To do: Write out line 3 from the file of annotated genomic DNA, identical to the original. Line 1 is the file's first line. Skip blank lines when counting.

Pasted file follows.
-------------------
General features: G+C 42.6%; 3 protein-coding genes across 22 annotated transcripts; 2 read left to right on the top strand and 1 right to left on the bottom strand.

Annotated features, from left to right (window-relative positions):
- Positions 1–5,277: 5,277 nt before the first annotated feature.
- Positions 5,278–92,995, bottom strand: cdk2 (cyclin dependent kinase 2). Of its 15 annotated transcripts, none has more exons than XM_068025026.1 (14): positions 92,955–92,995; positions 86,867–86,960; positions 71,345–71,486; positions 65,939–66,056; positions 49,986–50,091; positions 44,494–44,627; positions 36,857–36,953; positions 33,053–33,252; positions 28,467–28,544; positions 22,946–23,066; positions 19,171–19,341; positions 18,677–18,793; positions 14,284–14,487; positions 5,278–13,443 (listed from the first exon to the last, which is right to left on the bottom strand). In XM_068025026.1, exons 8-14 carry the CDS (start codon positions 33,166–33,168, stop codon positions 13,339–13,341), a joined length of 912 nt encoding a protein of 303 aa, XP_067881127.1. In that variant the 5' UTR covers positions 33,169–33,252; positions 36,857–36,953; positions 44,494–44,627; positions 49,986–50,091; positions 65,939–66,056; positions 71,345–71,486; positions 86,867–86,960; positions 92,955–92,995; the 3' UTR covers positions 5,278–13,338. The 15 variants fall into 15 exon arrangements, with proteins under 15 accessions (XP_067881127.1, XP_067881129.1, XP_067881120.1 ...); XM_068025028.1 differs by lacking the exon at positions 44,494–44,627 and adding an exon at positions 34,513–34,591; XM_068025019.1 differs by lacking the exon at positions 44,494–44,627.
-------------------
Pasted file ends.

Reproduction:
- Positions 1–5,277: 5,277 nt before the first annotated feature.